By Lindsay Clare Matsumura

IFL Co-director

Conferring with teachers in advance of observing a lesson is a critical component of the Content-Focused Coaching® (CFC) cycle. These “pre-conferences” are opportunities for the coach and the teacher to reflect together about a teacher’s lesson plan, and thus are a rich opportunity for teacher learning. Lesson planning is specifically important for facilitating rigorous Accountable Talk® classroom discussions. For such discussions to be successful, teachers need to set clear and specific learning goals and plan questions that support students to achieve these goals. Teachers also need to anticipate content that might pose difficulty for students, or might require background information to understand, and have a plan for what to do if students seem lost or are not participating. Absent this advance planning, it is all too easy for class discussions to lose focus and develop in ways that do not further student learning.

Planning for rigorous Accountable Talk discussions, however, can be challenging. Here we describe some specific ways that coaches can help teachers when they are first beginning to develop lessons for rigorous and interactive text discussions that build students’ reading comprehension skills.

Specify the learning goals.

When teachers are first beginning to plan for text discussions, they tend to set very general learning goals for their class discussions. For example, they might set as their learning goal that students comprehend the theme of the book or the topic of a reading. Teachers can also conflate learning activities with goals, for example, that students actively participate in the discussion or complete an assigned task. In all of these cases, when reflecting on a teacher’s lesson plan, a coach can help by working with a teacher to clarify the major understandings or ideas students are to glean from a text or lesson, and ‘right size’ their learning goals so that they are feasible to attain in a lesson.

Minimize front loading information.

Students sometimes need a little background knowledge to grapple productively with complex content. When teachers are first beginning to plan for rigorous discussions, however, there can be a tendency to provide—often at the beginning of a lesson —a great deal of background information in the form of a lecture, pictures, or even videos. This can be problematic in literacy instruction because “too much” information can reduce the rigor of the reading experience for students as they may no longer need to rely on text language to construct an understanding of a text. Or in the case of mathematics instruction, front loading too much information can “give away” the answer or strategy for solving a problem before students have a chance to solve the problem independently. Background information that is tangential to the text or problem also can distract students from key ideas and set discussions on a path that leads them away from intended learning goals. In the pre-conference, a coach can help teachers by supporting them to clarify the minimum amount of information students need to engage in a discussion, while not reducing the rigor of students’ experience.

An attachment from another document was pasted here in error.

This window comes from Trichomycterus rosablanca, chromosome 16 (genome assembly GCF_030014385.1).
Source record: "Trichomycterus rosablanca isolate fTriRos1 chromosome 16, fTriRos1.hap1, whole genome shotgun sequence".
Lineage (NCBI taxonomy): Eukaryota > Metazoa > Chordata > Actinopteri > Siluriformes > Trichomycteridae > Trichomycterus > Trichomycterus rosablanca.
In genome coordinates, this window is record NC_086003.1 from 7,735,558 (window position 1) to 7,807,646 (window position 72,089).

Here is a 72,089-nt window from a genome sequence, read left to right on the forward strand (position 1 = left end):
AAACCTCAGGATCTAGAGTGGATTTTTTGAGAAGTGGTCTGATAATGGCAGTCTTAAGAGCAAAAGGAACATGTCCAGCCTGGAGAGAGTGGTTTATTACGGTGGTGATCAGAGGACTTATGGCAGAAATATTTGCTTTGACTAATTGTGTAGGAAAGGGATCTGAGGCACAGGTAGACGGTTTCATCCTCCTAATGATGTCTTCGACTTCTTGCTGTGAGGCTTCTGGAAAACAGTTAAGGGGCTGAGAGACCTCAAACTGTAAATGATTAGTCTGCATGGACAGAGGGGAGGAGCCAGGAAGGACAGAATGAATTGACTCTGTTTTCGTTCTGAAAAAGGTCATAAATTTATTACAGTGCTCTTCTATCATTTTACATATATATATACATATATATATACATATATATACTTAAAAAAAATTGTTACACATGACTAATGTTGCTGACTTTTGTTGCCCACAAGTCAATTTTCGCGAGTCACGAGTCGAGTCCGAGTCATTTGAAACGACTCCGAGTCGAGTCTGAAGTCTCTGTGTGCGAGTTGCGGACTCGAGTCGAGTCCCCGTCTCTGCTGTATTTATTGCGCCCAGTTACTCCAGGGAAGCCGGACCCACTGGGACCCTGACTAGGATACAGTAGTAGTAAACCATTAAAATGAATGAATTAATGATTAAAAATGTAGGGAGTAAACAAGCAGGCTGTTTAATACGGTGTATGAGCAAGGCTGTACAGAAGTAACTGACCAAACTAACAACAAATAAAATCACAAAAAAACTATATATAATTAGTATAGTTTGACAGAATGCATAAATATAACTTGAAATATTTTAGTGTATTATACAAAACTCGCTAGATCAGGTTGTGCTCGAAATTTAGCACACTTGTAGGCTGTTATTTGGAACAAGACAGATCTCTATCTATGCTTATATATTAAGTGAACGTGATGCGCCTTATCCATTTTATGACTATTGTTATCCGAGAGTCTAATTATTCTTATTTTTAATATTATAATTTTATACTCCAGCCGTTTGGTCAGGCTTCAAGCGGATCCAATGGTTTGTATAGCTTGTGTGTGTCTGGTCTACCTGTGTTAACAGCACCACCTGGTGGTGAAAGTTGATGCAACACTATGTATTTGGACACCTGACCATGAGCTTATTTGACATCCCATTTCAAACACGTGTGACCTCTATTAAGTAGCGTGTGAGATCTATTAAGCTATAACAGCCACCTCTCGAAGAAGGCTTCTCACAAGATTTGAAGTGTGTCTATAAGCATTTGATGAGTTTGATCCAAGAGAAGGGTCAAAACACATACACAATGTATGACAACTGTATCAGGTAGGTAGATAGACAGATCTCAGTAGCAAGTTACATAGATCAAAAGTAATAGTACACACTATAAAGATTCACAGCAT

Develop queries to address big ideas and possible misunderstandings.

Developing open-ended queries that move students toward intended learning, and Accountable Talk moves if students appear lost or are not participating, is a critical component of effective lesson planning. When teachers begin to plan for rigorous class discussions, there can be a tendency to develop questions for which there is only one correct answer, or to develop questions that can unwittingly focus students’ attention on tangential information that can distract from the intended learning for a lesson. Planned questions can also contain extra wording that constrains student thinking (e.g., What is happening now that Samar has come home from school and the reporter is asking questions?), or in the case of literacy instruction, direct students to focus on a narrow portion of a text. A coach can help a teacher by working with them to carefully word their planned queries so that they open up avenues for student thinking and opportunities for students to think together to make sense of challenging content.

When students engage in successful Accountable Talk discussions, it is important to remember what takes place in order for these discussions to be effective. Providing teachers with opportunities to participate in CFC cycles around Accountable Talk discussions allows the coach and the teacher to reflect on the lesson plan, thinking about the learning goals and the specific questions designed by the teacher to move the discussion forward, and achieve the identified learning goals.